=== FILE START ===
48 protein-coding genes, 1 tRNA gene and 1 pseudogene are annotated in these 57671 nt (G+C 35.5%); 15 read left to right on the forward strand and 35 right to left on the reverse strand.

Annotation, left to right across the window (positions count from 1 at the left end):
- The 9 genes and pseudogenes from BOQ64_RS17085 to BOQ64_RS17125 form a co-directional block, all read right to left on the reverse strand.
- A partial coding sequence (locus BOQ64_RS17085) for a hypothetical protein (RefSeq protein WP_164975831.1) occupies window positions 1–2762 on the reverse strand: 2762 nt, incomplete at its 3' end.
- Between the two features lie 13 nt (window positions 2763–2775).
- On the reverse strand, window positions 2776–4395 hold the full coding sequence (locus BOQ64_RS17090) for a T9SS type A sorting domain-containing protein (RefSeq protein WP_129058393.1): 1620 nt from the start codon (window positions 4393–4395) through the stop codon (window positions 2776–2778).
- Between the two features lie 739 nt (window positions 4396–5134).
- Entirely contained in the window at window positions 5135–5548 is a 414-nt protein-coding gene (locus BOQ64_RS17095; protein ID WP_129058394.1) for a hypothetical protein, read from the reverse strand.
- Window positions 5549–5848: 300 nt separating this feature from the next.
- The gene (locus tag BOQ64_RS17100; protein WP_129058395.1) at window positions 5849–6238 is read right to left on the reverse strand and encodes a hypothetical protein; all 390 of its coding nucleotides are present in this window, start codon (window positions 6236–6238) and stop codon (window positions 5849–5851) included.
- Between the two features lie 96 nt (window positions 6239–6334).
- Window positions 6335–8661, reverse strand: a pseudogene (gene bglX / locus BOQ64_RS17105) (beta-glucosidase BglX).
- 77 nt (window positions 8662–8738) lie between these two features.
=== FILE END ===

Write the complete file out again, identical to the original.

48 protein-coding genes, 1 tRNA gene and 1 pseudogene are annotated in these 57671 nt (G+C 35.5%); 15 read left to right on the forward strand and 35 right to left on the reverse strand.

Annotation, left to right across the window (positions count from 1 at the left end):
- The 9 genes and pseudogenes from BOQ64_RS17085 to BOQ64_RS17125 form a co-directional block, all read right to left on the reverse strand.
- A partial coding sequence (locus BOQ64_RS17085) for a hypothetical protein (RefSeq protein WP_164975831.1) occupies window positions 1–2762 on the reverse strand: 2762 nt, incomplete at its 3' end.
- Between the two features lie 13 nt (window positions 2763–2775).
- On the reverse strand, window positions 2776–4395 hold the full coding sequence (locus BOQ64_RS17090) for a T9SS type A sorting domain-containing protein (RefSeq protein WP_129058393.1): 1620 nt from the start codon (window positions 4393–4395) through the stop codon (window positions 2776–2778).
- Between the two features lie 739 nt (window positions 4396–5134).
- Entirely contained in the window at window positions 5135–5548 is a 414-nt protein-coding gene (locus BOQ64_RS17095; protein ID WP_129058394.1) for a hypothetical protein, read from the reverse strand.
- Window positions 5549–5848: 300 nt separating this feature from the next.
- The gene (locus tag BOQ64_RS17100; protein WP_129058395.1) at window positions 5849–6238 is read right to left on the reverse strand and encodes a hypothetical protein; all 390 of its coding nucleotides are present in this window, start codon (window positions 6236–6238) and stop codon (window positions 5849–5851) included.
- Between the two features lie 96 nt (window positions 6239–6334).
- Window positions 6335–8661, reverse strand: a pseudogene (gene bglX / locus BOQ64_RS17105) (beta-glucosidase BglX).
- 77 nt (window positions 8662–8738) lie between these two features.